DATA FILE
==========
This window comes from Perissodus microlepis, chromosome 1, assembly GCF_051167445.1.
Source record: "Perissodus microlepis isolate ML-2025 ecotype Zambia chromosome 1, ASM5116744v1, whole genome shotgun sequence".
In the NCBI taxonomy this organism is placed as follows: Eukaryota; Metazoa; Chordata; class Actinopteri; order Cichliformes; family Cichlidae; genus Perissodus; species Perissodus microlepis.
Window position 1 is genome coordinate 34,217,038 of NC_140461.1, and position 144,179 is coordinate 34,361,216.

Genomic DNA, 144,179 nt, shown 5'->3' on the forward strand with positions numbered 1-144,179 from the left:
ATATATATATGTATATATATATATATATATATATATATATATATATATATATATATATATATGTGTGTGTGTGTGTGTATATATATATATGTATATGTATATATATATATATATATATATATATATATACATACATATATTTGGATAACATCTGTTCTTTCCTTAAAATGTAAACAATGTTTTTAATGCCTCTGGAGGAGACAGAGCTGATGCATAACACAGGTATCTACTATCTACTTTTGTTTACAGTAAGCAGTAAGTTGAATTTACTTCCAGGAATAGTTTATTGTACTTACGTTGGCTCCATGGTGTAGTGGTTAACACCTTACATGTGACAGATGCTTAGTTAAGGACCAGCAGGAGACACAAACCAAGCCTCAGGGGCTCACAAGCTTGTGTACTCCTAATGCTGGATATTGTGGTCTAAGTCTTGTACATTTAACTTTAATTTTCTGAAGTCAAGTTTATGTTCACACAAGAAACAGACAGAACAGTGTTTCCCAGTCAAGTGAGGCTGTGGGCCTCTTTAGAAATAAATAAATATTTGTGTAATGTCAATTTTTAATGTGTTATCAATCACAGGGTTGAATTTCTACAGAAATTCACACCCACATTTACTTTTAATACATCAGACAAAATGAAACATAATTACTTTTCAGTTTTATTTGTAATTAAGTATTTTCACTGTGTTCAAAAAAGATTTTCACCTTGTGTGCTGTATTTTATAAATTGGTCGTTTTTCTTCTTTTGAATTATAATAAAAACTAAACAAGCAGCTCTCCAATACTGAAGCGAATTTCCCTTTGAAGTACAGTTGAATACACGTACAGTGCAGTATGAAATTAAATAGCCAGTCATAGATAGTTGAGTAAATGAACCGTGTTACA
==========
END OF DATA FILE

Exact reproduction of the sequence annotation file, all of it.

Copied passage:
This window comes from Perissodus microlepis, chromosome 1, assembly GCF_051167445.1.
Source record: "Perissodus microlepis isolate ML-2025 ecotype Zambia chromosome 1, ASM5116744v1, whole genome shotgun sequence".
In the NCBI taxonomy this organism is placed as follows: Eukaryota; Metazoa; Chordata; class Actinopteri; order Cichliformes; family Cichlidae; genus Perissodus; species Perissodus microlepis.
Window position 1 is genome coordinate 34,217,038 of NC_140461.1, and position 144,179 is coordinate 34,361,216.

Genomic DNA, 144,179 nt, shown 5'->3' on the forward strand with positions numbered 1-144,179 from the left:
ATATATATATGTATATATATATATATATATATATATATATATATATATATATATATATATATGTGTGTGTGTGTGTGTATATATATATATGTATATGTATATATATATATATATATATATATATATATACATACATATATTTGGATAACATCTGTTCTTTCCTTAAAATGTAAACAATGTTTTTAATGCCTCTGGAGGAGACAGAGCTGATGCATAACACAGGTATCTACTATCTACTTTTGTTTACAGTAAGCAGTAAGTTGAATTTACTTCCAGGAATAGTTTATTGTACTTACGTTGGCTCCATGGTGTAGTGGTTAACACCTTACATGTGACAGATGCTTAGTTAAGGACCAGCAGGAGACACAAACCAAGCCTCAGGGGCTCACAAGCTTGTGTACTCCTAATGCTGGATATTGTGGTCTAAGTCTTGTACATTTAACTTTAATTTTCTGAAGTCAAGTTTATGTTCACACAAGAAACAGACAGAACAGTGTTTCCCAGTCAAGTGAGGCTGTGGGCCTCTTTAGAAATAAATAAATATTTGTGTAATGTCAATTTTTAATGTGTTATCAATCACAGGGTTGAATTTCTACAGAAATTCACACCCACATTTACTTTTAATACATCAGACAAAATGAAACATAATTACTTTTCAGTTTTATTTGTAATTAAGTATTTTCACTGTGTTCAAAAAAGATTTTCACCTTGTGTGCTGTATTTTATAAATTGGTCGTTTTTCTTCTTTTGAATTATAATAAAAACTAAACAAGCAGCTCTCCAATACTGAAGCGAATTTCCCTTTGAAGTACAGTTGAATACACGTACAGTGCAGTATGAAATTAAATAGCCAGTCATAGATAGTTGAGTAAATGAACCGTGTTACA